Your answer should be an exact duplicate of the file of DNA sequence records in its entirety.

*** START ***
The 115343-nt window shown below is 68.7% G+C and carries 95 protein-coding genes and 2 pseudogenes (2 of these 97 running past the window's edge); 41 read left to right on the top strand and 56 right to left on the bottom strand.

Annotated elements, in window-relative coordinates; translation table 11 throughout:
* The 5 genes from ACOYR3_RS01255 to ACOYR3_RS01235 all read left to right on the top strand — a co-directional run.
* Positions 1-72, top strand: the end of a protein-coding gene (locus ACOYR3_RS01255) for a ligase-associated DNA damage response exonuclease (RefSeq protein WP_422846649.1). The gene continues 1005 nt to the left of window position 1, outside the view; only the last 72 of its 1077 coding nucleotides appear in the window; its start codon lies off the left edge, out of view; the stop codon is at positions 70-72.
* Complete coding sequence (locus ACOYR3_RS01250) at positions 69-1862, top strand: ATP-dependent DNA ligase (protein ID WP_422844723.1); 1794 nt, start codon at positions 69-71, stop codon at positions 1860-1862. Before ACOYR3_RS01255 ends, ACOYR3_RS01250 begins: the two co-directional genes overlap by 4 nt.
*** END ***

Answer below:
The 115343-nt window shown below is 68.7% G+C and carries 95 protein-coding genes and 2 pseudogenes (2 of these 97 running past the window's edge); 41 read left to right on the top strand and 56 right to left on the bottom strand.

Annotated elements, in window-relative coordinates; translation table 11 throughout:
* The 5 genes from ACOYR3_RS01255 to ACOYR3_RS01235 all read left to right on the top strand — a co-directional run.
* Positions 1-72, top strand: the end of a protein-coding gene (locus ACOYR3_RS01255) for a ligase-associated DNA damage response exonuclease (RefSeq protein WP_422846649.1). The gene continues 1005 nt to the left of window position 1, outside the view; only the last 72 of its 1077 coding nucleotides appear in the window; its start codon lies off the left edge, out of view; the stop codon is at positions 70-72.
* Complete coding sequence (locus ACOYR3_RS01250) at positions 69-1862, top strand: ATP-dependent DNA ligase (protein ID WP_422844723.1); 1794 nt, start codon at positions 69-71, stop codon at positions 1860-1862. Before ACOYR3_RS01255 ends, ACOYR3_RS01250 begins: the two co-directional genes overlap by 4 nt.